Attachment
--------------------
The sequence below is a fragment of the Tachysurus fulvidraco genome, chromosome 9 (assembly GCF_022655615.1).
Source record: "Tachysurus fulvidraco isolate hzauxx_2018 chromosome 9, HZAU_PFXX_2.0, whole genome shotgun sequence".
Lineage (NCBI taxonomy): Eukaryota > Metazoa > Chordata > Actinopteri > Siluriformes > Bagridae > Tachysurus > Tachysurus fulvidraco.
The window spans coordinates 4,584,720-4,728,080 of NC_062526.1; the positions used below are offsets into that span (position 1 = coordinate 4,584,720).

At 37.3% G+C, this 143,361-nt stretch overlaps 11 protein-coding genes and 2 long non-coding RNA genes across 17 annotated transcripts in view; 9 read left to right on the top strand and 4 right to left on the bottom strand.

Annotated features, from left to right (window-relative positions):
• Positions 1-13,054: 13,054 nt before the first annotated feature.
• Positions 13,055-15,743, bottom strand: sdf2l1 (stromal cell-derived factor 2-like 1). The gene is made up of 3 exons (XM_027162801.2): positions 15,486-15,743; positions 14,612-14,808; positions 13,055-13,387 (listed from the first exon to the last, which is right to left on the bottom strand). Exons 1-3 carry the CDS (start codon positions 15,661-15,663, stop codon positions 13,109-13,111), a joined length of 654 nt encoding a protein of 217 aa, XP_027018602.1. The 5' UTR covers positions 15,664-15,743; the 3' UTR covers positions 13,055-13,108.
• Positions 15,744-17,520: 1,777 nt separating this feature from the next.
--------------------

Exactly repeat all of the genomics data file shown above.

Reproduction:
The sequence below is a fragment of the Tachysurus fulvidraco genome, chromosome 9 (assembly GCF_022655615.1).
Source record: "Tachysurus fulvidraco isolate hzauxx_2018 chromosome 9, HZAU_PFXX_2.0, whole genome shotgun sequence".
Lineage (NCBI taxonomy): Eukaryota > Metazoa > Chordata > Actinopteri > Siluriformes > Bagridae > Tachysurus > Tachysurus fulvidraco.
The window spans coordinates 4,584,720-4,728,080 of NC_062526.1; the positions used below are offsets into that span (position 1 = coordinate 4,584,720).

At 37.3% G+C, this 143,361-nt stretch overlaps 11 protein-coding genes and 2 long non-coding RNA genes across 17 annotated transcripts in view; 9 read left to right on the top strand and 4 right to left on the bottom strand.

Annotated features, from left to right (window-relative positions):
• Positions 1-13,054: 13,054 nt before the first annotated feature.
• Positions 13,055-15,743, bottom strand: sdf2l1 (stromal cell-derived factor 2-like 1). The gene is made up of 3 exons (XM_027162801.2): positions 15,486-15,743; positions 14,612-14,808; positions 13,055-13,387 (listed from the first exon to the last, which is right to left on the bottom strand). Exons 1-3 carry the CDS (start codon positions 15,661-15,663, stop codon positions 13,109-13,111), a joined length of 654 nt encoding a protein of 217 aa, XP_027018602.1. The 5' UTR covers positions 15,664-15,743; the 3' UTR covers positions 13,055-13,108.
• Positions 15,744-17,520: 1,777 nt separating this feature from the next.